Causative Role of Grapevine Red Blotch Virus in Red Blotch Disease.Phytopathology. 2018 Jul; 108(7):902-909.P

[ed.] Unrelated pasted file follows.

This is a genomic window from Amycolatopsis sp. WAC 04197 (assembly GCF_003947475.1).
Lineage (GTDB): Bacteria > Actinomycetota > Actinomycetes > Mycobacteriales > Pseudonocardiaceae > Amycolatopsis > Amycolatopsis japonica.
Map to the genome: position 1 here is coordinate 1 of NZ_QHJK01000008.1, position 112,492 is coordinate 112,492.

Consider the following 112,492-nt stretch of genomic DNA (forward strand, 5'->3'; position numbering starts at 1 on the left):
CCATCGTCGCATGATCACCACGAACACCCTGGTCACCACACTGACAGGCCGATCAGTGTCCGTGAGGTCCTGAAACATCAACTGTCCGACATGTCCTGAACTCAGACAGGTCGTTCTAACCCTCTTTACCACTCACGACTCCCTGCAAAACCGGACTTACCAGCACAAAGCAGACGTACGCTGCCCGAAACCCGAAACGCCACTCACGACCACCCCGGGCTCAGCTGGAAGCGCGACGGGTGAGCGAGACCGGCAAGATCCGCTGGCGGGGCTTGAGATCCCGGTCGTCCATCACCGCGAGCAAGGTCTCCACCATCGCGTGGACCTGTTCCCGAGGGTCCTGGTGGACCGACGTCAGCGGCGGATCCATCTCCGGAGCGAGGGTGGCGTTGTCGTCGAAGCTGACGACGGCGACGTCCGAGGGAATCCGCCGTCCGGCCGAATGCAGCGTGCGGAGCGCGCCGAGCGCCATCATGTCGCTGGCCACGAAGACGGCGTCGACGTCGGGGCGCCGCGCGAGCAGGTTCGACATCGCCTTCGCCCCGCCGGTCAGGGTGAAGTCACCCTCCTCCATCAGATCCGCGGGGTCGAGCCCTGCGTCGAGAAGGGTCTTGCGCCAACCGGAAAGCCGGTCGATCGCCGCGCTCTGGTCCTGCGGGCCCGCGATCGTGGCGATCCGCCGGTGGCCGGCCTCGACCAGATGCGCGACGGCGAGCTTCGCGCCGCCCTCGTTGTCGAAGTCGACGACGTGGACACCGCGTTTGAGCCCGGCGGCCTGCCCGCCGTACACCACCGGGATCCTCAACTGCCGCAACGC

Grapevine red blotch virus (GRBV) has a monopartite single-stranded DNA genome and is the type species of the genus Grablovirus in the family Geminiviridae. To address the etiological role of GRBV in the recently recognized red blotch disease of grapevine, infectious GRBV clones were engineered from the genome of each of the two previously identified phylogenetic clades for Agrobacterium tumefaciens-mediated inoculations of tissue culture-grown Vitis spp. plants. Following agroinoculation and one or two dormancy cycles, systemic GRBV infection was detected by multiplex polymerase chain reaction (PCR) in Vitis vinifera exhibiting foliar disease symptoms but not in asymptomatic vines. Infected rootstock genotype SO4 (V. berlandieri × V. riparia) exhibited leaf chlorosis and cupping, while infection was asymptomatic in agroinoculated 110R (V. berlandieri × V. rupestris), 3309C (V. riparia × V. rupestris), and V. rupestris. Spliced GRBV transcripts of the replicase-associated protein coding region accumulated in leaves of agroinfected vines, as shown by reverse-transcription PCR; this was consistent with systemic infection resulting from virus replication. Additionally, a virus progeny identical in nucleotide sequence to the infectious GRBV clones was recovered from agroinfected vines by rolling circle amplification, cloning, and sequencing. Concomitantly, subjecting naturally infected grapevines to microshoot tip culture resulted in an asymptomatic plant progeny that tested negative for GRBV in multiplex PCR. Altogether, our agroinoculation and therapeutic experiments fulfilled Koch's postulates and revealed the causative role of GRBV in red blotch disease.